So we have had two elections at incredible cost to the country within seven months. We have indicated our hopes and aspirations for change and justice. We have also fairly loudly indicated our political immaturity by re-electing individuals to parliament despite their established track records of wrong-doing. As we move beyond August and horse-trading between political formations over the distribution of ministerial portfolios comes to an end, a new government will ultimately take shape. Whether its shape would be decided by issues such as ethics, justice and national interests or political expediency and personal survival of political power players remains to be seen. And it would be ‘seen’ even though many of our franchise-wielding voters unfortunately would not recognize it. Whether justice and war against corruption would be a reality or a convenient set of slogans used during elections and discarded soon after, also remains to be seen.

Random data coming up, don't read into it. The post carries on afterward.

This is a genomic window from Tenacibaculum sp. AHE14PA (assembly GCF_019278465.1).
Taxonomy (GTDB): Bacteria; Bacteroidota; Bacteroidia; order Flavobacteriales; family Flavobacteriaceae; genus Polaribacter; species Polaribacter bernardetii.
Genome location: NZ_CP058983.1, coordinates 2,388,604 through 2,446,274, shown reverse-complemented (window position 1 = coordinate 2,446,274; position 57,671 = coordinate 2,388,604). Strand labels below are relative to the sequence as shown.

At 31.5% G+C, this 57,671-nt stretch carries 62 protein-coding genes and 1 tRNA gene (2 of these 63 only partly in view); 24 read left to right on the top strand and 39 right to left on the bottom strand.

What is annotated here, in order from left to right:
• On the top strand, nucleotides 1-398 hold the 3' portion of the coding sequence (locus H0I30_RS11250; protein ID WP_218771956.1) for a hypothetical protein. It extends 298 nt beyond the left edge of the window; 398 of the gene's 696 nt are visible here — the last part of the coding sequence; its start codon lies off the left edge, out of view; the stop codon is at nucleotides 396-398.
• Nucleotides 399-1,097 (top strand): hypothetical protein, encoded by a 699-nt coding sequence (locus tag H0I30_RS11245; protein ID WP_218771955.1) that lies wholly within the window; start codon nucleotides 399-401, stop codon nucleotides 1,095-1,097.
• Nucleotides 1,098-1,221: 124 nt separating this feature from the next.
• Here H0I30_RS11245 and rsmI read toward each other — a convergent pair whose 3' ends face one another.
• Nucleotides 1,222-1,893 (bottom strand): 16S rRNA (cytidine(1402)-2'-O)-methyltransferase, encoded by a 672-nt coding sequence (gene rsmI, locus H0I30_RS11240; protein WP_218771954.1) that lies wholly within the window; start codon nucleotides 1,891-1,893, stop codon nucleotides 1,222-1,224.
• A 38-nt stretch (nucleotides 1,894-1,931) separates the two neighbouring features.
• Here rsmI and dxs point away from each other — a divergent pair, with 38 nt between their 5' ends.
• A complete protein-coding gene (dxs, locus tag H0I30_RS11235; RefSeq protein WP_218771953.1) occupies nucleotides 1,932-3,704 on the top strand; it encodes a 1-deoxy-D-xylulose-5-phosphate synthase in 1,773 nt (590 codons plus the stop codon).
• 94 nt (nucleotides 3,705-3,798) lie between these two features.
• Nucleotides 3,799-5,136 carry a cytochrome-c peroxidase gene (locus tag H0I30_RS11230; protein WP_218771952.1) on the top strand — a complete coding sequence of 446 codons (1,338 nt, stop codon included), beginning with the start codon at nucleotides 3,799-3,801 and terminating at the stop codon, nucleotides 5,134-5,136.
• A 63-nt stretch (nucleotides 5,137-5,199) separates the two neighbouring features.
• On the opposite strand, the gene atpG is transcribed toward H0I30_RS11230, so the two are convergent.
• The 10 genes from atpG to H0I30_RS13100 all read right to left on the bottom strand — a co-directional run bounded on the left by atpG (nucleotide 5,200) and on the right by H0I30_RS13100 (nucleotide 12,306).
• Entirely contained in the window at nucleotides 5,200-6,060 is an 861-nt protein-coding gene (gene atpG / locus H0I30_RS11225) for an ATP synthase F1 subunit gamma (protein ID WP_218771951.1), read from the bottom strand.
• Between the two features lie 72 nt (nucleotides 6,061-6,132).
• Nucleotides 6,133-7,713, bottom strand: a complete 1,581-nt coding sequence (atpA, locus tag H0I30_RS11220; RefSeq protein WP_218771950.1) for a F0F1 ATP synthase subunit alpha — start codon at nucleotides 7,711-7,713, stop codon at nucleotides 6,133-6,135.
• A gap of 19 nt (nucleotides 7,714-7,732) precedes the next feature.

Until our circumstances radically change with the emergence of political leaders guided by ethics and not by self-interest, it will not be possible for us to come into an era of civility in politics. Until that happens, our continued and inevitable imprisonment in the banana republic seems self-evident. That seems to be our karma – for the moment.